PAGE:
Study says CBD is bogus as pain remedy, producers ‘trading on hope and despair’

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CBD products do not reduce chronic pain, are potentially harmful to health, and are ultimately a waste of money, according to new research from the UK published in a leading medical journal.

A team at the University of Bath led the research project, carried out on behalf of the International Association for the Study of Pain (IASP) and published in the Journal of Pain from Dutch scientific publisher Elsevier.

“CBD presents consumers with a big problem,” said Chris Eccleston, the senior author of the study and a professor at the University’s Centre for Pain Research. “It’s touted as a cure for all pain but there’s a complete lack of quality evidence that it has any positive effects.”

“It’s almost as if chronic pain patients don’t matter, and that we’re happy for people to trade on hope and despair,” he added.

‘Adverse events’

The research team also included experts from the University of Oxford (UK) and the University of Alberta in Canada. The team analyzed studies published in scientific journals up to late 2023 which showed that:

  • Of 16 randomized controlled trials that have explored the link between pain and pharmaceutical-grade CBD, 15 have shown no positive results, with CBD being no better than a placebo at relieving pain.
  • Over-the-counter CBD products, generally not covered by any trade standards, often have amounts of CBD that are much less than, or much more than advertised.
  • Direct-to-consumer CBD products may contain chemicals other than CBD, some of which may be harmful or illegal in some jurisdictions, and may contain high levels of THC.

Also, meta-analysis – which combines data from multiple sources into one comprehensive study – links CBD to increased rates of “serious adverse events,” including liver toxicity, the researchers reported.

UK review underway

The UK’s Food Standards Agency (FSA) is currently reviewing roughly 12,000 CBD products under the government’s standards for new or “novel” foods. Europe is also grappling with an approval regime.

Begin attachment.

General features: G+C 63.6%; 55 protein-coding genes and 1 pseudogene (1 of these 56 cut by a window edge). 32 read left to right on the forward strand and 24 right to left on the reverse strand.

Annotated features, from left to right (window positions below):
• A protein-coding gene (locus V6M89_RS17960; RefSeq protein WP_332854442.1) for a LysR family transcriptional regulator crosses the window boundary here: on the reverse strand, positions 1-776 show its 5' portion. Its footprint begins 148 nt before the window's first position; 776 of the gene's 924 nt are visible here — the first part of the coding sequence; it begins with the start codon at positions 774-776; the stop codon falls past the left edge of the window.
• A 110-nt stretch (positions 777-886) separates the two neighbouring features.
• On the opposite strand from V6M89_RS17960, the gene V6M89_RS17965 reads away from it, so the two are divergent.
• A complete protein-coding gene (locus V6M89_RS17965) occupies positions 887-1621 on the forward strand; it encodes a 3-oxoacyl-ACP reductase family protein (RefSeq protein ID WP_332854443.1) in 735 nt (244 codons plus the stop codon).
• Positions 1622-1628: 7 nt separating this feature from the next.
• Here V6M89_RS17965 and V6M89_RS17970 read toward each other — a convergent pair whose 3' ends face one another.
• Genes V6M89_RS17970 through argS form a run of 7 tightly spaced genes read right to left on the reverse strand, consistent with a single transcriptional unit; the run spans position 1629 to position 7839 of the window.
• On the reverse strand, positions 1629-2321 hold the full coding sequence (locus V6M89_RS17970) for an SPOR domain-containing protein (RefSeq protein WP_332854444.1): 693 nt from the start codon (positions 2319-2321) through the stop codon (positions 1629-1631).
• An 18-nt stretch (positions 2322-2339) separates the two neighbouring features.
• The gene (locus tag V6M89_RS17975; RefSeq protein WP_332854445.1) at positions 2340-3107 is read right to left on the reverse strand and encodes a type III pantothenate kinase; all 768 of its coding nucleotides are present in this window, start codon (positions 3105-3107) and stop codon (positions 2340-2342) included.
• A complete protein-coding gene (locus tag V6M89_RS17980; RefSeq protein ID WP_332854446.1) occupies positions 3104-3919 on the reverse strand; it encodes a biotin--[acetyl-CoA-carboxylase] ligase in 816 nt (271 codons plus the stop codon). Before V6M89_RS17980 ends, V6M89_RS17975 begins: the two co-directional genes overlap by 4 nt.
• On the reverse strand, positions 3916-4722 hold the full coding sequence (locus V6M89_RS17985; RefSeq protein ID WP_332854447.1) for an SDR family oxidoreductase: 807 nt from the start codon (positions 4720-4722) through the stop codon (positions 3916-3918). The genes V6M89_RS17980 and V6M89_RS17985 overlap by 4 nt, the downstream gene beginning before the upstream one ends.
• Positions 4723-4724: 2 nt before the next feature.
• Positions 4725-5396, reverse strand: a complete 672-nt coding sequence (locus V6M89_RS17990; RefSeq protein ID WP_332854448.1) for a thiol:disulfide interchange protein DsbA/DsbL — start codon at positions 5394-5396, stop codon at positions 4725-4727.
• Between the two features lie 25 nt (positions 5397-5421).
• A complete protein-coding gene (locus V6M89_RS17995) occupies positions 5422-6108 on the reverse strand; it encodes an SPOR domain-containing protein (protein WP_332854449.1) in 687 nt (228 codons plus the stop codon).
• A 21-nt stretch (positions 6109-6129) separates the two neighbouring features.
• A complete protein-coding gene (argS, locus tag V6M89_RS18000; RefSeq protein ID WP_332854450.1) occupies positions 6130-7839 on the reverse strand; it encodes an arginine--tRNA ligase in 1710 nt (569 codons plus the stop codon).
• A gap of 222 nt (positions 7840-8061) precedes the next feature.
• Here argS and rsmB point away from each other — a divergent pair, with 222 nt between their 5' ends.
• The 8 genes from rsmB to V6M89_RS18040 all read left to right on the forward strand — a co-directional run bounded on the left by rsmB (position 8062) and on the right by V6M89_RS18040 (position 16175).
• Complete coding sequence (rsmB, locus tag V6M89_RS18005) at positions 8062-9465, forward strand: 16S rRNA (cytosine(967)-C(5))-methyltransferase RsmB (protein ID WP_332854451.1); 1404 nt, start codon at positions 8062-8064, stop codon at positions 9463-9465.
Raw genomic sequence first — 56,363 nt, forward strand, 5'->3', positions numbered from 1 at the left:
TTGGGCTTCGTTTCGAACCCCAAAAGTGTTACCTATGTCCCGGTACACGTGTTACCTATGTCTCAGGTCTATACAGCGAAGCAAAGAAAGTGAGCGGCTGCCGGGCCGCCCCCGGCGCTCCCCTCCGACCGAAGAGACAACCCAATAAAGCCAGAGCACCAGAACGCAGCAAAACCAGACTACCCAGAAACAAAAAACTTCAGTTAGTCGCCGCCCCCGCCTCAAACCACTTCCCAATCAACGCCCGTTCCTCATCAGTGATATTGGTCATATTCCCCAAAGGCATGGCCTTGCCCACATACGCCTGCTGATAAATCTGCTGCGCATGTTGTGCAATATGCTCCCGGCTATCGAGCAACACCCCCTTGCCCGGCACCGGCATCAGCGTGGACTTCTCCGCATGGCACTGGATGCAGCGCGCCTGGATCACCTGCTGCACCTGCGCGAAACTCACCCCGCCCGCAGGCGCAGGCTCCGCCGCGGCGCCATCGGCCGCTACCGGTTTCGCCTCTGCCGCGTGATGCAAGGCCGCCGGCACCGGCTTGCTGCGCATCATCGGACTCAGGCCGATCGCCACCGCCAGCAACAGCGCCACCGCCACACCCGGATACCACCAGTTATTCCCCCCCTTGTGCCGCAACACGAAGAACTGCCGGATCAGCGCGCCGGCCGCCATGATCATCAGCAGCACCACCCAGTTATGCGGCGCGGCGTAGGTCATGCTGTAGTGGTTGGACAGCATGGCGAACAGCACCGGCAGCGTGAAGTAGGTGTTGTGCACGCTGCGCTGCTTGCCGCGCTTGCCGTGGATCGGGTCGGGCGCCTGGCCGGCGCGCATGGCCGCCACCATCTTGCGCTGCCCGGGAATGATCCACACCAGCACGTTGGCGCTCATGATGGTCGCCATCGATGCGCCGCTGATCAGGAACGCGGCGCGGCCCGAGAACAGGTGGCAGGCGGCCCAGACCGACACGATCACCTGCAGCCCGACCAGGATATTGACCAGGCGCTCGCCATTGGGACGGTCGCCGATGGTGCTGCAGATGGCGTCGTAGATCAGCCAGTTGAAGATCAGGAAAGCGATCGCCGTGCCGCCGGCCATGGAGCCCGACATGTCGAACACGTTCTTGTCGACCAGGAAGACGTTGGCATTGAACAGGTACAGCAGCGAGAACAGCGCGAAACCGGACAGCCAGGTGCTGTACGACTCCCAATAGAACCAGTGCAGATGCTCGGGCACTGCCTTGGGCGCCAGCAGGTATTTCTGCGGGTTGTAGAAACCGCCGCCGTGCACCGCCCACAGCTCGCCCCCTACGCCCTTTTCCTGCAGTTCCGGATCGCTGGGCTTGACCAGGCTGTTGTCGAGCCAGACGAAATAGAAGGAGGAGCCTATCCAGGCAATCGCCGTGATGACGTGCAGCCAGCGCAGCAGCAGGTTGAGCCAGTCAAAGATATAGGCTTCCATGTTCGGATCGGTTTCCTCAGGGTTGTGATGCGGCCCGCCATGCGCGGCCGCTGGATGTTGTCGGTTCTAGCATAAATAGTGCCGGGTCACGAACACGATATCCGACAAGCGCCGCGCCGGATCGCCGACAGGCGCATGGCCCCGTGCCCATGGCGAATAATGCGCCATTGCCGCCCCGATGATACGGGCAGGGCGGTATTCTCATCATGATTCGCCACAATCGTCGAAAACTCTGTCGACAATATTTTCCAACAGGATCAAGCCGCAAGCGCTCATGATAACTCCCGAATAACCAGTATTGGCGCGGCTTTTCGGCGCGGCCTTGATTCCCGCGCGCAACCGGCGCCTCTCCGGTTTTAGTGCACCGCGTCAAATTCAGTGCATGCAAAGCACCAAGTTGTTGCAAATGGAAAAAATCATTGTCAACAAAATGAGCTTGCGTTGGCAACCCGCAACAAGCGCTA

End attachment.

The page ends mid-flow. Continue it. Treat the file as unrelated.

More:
The FSA has advised CBD not be taken by people in vulnerable groups, including children, persons taking medication, those who are pregnant or breastfeeding, and women trying to conceive, suggesting there is evidence of some adverse impacts on the liver and thyroid.

FSA sent out grave warnings over CBD one year ago as it released a report that claimed 10 people have died from taking the products. At the time, FSA said it had received 860 reports of adverse reactions to CBD products. 

Chaos in U.S.

Federal rules and standards for CBD have yet to be established in the U.S., leading to regulatory chaos. The Food & Drug Administration (FDA) has repeatedly raised concerns regarding CBD’s potentially harmful effects on pregnant women and fetuses, young children, the elderly, and the liver and male reproductive system. In a paper released in March 2023, the FDA concluded long-term consumption of CBD needs further research.

Concentrated CBD has shown promise as a treatment for rare forms of epilepsy. Epidiolex, a THC-free prescription drug that contains high levels of CBD, is approved in both the UK, by the Medicines and Healthcare Regulatory Agency, and in the U.S. by the FDA.

‘Wild promises’

An estimated 20% of the adult population lives with chronic pain, and sufferers are often desperate for help to alleviate their symptoms, the study points out, suggesting it’s no surprise then that many people turn to CBD products despite their high price and the lack of evidence that they are effective and safe.

“For too many people with chronic pain, there’s no medicine that manages their pain,” said Andrew Moore, co-author of the study and former senior pain researcher in the Nuffield Division of Anaesthetics at Oxford. “This makes them vulnerable to the wild promises made about CBD.”

According to Moore, healthcare regulators appear reluctant to act against spurious claims made by some CBD makers because they don’t want to interfere in the booming market.

“Without a countervailing body to keep the CBD sellers in check, it’s unlikely that the false promises being made about the analgesic effects of CBD will slow down in the years ahead,” Moore said.

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